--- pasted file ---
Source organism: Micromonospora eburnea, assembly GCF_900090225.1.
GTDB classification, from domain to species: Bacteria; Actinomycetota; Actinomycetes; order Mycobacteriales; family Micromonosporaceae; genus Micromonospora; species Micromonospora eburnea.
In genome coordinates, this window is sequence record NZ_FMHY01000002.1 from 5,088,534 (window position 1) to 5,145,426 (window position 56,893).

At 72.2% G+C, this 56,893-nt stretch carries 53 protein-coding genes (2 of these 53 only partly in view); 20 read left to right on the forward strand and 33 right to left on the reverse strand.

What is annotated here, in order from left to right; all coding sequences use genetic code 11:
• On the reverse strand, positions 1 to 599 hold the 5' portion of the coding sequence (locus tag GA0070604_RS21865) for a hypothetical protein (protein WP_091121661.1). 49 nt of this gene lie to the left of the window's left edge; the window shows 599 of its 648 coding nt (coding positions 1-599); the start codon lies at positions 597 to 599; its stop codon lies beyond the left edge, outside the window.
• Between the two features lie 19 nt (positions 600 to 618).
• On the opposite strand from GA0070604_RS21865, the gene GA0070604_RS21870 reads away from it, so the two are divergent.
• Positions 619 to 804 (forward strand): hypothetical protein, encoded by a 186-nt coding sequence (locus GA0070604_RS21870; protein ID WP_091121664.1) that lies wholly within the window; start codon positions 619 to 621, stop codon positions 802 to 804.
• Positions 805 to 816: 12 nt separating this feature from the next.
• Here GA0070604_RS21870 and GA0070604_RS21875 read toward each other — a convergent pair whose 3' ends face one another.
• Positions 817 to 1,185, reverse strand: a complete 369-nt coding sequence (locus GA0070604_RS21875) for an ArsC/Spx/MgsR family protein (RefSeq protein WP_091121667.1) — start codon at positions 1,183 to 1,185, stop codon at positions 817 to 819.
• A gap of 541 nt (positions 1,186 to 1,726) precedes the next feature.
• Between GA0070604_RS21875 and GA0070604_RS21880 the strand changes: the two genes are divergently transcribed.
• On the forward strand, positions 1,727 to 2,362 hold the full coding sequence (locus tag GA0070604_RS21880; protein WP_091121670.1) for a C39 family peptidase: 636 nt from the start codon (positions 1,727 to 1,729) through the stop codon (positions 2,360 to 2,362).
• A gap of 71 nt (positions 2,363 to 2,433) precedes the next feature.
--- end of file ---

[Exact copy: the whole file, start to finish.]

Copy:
Source organism: Micromonospora eburnea, assembly GCF_900090225.1.
GTDB classification, from domain to species: Bacteria; Actinomycetota; Actinomycetes; order Mycobacteriales; family Micromonosporaceae; genus Micromonospora; species Micromonospora eburnea.
In genome coordinates, this window is sequence record NZ_FMHY01000002.1 from 5,088,534 (window position 1) to 5,145,426 (window position 56,893).

At 72.2% G+C, this 56,893-nt stretch carries 53 protein-coding genes (2 of these 53 only partly in view); 20 read left to right on the forward strand and 33 right to left on the reverse strand.

What is annotated here, in order from left to right; all coding sequences use genetic code 11:
• On the reverse strand, positions 1 to 599 hold the 5' portion of the coding sequence (locus tag GA0070604_RS21865) for a hypothetical protein (protein WP_091121661.1). 49 nt of this gene lie to the left of the window's left edge; the window shows 599 of its 648 coding nt (coding positions 1-599); the start codon lies at positions 597 to 599; its stop codon lies beyond the left edge, outside the window.
• Between the two features lie 19 nt (positions 600 to 618).
• On the opposite strand from GA0070604_RS21865, the gene GA0070604_RS21870 reads away from it, so the two are divergent.
• Positions 619 to 804 (forward strand): hypothetical protein, encoded by a 186-nt coding sequence (locus GA0070604_RS21870; protein ID WP_091121664.1) that lies wholly within the window; start codon positions 619 to 621, stop codon positions 802 to 804.
• Positions 805 to 816: 12 nt separating this feature from the next.
• Here GA0070604_RS21870 and GA0070604_RS21875 read toward each other — a convergent pair whose 3' ends face one another.
• Positions 817 to 1,185, reverse strand: a complete 369-nt coding sequence (locus GA0070604_RS21875) for an ArsC/Spx/MgsR family protein (RefSeq protein WP_091121667.1) — start codon at positions 1,183 to 1,185, stop codon at positions 817 to 819.
• A gap of 541 nt (positions 1,186 to 1,726) precedes the next feature.
• Between GA0070604_RS21875 and GA0070604_RS21880 the strand changes: the two genes are divergently transcribed.
• On the forward strand, positions 1,727 to 2,362 hold the full coding sequence (locus tag GA0070604_RS21880; protein WP_091121670.1) for a C39 family peptidase: 636 nt from the start codon (positions 1,727 to 1,729) through the stop codon (positions 2,360 to 2,362).
• A gap of 71 nt (positions 2,363 to 2,433) precedes the next feature.